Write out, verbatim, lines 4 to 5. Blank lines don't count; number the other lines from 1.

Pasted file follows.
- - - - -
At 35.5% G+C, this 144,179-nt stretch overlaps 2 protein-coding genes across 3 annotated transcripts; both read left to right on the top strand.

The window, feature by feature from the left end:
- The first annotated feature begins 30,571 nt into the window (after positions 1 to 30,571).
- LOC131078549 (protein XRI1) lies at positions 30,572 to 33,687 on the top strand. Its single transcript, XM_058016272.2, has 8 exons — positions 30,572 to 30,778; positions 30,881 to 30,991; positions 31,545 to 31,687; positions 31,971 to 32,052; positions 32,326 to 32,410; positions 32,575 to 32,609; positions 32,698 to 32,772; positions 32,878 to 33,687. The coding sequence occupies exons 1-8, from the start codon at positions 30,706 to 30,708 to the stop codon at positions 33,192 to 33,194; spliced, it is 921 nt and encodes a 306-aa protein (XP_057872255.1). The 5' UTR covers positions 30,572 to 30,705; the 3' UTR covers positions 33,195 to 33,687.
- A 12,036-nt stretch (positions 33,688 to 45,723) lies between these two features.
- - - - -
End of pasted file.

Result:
- LOC131078549 (protein XRI1) lies at positions 30,572 to 33,687 on the top strand. Its single transcript, XM_058016272.2, has 8 exons — positions 30,572 to 30,778; positions 30,881 to 30,991; positions 31,545 to 31,687; positions 31,971 to 32,052; positions 32,326 to 32,410; positions 32,575 to 32,609; positions 32,698 to 32,772; positions 32,878 to 33,687. The coding sequence occupies exons 1-8, from the start codon at positions 30,706 to 30,708 to the stop codon at positions 33,192 to 33,194; spliced, it is 921 nt and encodes a 306-aa protein (XP_057872255.1). The 5' UTR covers positions 30,572 to 30,705; the 3' UTR covers positions 33,195 to 33,687.
- A 12,036-nt stretch (positions 33,688 to 45,723) lies between these two features.